Aberdour beach just before sunset in February, after a long week at work.
Saw this exhibition yesterday, small but interesting (who said eclectic?) collection of paintings by the Glasgow Boys, including Arthur Melville, E A Hornel, George Henry and William J Kennedy. Fife has some wonderful artworks to behold, in amongst the various legacies of mining, farming, fishing and Royal politics.
We also hope to visit Lumen, site specific light installations in Edinburgh. A lumen, as we all know, is a measure of the total quantity of visible light emitted by a source. It’s Latin for light. *
This song has nothing to do with light, except perhaps its seasonal absence.
*On the same dictionary page, lumpen as in proletariat, from Germanic Lumpus, a rag. And lunette, from lunus, which is the official name for the middle of the hairline at the back of your neck. And you thought it meant spectacles on a stick. Ha.
Thanks to Fiona Cook who found this gem in the Fraser family archives.
Fiona told me that she was quite young when this was taken. i can see that the cupboard behind Dad still has the yellow paint, before Mum rendered it white with wooden edging. There’s also the brooms in the corner which fell over every single time the door was opened. Dad enjoyed his bread making very much.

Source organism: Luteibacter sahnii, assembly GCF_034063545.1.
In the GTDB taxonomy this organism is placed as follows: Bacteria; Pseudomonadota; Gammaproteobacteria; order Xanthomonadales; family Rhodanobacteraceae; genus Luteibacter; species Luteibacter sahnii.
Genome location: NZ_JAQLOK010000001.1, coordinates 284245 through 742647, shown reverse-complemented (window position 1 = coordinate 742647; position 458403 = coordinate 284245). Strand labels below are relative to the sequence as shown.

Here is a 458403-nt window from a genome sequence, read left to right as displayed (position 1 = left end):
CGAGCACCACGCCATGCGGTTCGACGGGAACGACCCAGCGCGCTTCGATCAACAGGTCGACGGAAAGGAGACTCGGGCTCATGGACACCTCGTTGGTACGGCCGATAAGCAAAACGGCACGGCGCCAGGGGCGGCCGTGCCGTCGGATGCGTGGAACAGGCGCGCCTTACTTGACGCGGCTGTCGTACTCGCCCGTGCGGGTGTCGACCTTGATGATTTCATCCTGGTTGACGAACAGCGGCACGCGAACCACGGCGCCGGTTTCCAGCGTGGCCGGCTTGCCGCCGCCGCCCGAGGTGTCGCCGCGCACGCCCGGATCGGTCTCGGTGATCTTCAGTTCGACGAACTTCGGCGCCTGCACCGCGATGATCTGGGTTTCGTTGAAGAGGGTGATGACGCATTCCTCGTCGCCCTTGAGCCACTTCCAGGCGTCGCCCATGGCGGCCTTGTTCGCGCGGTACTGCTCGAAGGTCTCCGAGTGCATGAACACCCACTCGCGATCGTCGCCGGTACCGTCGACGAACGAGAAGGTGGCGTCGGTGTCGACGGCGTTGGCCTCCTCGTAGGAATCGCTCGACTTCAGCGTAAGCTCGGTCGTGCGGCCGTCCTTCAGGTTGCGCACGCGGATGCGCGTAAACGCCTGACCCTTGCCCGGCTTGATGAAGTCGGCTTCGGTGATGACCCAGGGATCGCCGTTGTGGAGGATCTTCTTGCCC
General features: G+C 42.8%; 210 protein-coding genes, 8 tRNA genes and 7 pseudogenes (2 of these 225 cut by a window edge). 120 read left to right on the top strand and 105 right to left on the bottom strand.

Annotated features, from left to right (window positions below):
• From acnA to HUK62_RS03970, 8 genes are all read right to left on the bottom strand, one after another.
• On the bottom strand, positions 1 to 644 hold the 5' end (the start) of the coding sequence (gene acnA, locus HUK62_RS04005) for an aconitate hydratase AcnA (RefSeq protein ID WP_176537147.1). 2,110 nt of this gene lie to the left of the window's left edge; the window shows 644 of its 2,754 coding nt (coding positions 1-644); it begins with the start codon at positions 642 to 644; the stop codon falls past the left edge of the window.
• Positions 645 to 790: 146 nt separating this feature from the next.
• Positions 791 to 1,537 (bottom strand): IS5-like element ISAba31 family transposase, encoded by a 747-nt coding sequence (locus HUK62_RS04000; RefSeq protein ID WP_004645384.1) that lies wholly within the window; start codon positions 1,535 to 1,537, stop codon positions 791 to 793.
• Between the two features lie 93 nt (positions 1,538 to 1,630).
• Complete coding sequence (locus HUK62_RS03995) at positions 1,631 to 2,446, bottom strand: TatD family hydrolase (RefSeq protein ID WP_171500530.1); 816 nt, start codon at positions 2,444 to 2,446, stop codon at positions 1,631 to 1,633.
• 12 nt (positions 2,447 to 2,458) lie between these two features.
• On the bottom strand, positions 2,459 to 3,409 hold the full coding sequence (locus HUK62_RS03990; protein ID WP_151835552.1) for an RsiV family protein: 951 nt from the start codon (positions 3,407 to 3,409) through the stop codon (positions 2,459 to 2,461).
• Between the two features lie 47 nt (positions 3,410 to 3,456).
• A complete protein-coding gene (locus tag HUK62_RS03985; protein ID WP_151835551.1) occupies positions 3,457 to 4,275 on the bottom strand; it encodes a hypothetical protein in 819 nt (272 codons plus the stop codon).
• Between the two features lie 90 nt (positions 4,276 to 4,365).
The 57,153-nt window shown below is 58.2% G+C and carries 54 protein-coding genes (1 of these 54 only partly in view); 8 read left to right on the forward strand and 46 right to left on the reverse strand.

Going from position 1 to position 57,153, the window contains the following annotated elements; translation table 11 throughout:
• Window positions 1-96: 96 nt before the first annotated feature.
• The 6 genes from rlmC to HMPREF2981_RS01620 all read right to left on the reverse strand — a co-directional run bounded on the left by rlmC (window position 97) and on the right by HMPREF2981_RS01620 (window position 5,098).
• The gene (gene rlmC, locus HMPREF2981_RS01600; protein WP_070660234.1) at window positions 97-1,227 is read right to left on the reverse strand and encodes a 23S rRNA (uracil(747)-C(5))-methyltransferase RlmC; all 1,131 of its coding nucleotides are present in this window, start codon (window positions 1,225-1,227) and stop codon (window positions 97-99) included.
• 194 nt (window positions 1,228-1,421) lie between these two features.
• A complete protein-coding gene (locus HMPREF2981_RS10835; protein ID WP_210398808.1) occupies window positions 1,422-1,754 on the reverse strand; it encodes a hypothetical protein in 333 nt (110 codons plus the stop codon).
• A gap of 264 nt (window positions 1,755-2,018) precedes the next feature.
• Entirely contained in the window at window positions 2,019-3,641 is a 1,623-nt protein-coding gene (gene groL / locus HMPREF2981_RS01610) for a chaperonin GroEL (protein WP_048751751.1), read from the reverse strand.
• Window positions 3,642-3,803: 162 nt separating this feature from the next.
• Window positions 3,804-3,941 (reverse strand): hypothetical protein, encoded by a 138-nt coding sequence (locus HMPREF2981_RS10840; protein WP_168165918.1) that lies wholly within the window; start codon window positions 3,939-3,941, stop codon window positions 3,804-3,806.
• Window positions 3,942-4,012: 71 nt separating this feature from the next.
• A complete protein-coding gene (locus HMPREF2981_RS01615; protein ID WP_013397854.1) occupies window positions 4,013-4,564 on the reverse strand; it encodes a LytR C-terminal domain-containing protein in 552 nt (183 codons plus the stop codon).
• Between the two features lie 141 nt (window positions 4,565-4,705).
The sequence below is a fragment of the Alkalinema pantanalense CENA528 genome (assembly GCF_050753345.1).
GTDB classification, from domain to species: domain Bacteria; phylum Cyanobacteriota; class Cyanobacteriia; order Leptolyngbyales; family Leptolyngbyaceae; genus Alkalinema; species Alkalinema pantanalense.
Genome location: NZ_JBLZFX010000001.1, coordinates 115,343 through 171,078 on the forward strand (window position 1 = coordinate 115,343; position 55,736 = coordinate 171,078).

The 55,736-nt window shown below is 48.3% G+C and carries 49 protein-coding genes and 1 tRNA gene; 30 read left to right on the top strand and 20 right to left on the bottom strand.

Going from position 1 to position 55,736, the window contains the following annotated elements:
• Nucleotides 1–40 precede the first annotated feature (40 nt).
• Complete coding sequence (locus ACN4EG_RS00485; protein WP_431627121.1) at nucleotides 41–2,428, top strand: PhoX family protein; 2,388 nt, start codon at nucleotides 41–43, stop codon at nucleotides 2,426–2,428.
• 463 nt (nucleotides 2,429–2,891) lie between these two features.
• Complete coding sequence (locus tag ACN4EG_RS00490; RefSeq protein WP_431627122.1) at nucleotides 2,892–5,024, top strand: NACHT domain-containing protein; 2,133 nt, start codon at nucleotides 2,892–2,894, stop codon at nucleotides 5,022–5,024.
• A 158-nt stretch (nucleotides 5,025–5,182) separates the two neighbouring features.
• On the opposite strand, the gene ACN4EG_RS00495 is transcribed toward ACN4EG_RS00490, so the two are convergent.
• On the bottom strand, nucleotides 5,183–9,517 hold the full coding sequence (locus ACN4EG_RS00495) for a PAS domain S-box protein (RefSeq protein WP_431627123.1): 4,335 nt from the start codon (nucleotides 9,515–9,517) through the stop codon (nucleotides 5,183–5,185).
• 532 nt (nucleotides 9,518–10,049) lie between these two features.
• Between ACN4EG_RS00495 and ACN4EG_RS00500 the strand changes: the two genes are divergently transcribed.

Also from Luxembourg, Bluebell the horse, made by Dad.
To Edinburgh once more, and the Braid Hills Hotel Library, thence to mark the joint anniversaries of Rosemary and Michaela. A fine meal ensued, in most convivial surroundings.
My camera technique is rather lacking just now, split as it is between a DSLR, a old Fuji Finepix and the phone, none of which had the flash switched on, so we are grateful to Sarah for her lovely shot of the birthday girls.
Here’s a smile that sums up the weekend. Happy birthday Elspeth, thanks for a wonderful weekend. Picture credits are various, with so many phones and cameras, also the men got short shrift by virtue of being the photographers, thanks due in no small amount to Paul, Colin, Thierry and Ross.
Hello 2018! Woke up with that word floating about my head. I have always liked its rhythm, and I quickly realised to my utter chagrin that I did not know what it meant, so off to the dictionary room I hied myself, with all possible haste, whilst maintaining the silence of the hour (04:20).
BTW wishes everyone a peaceful, happy, healthy and prosperous new year, one without fake news and duplicity would be nice, but let’s not be carried away.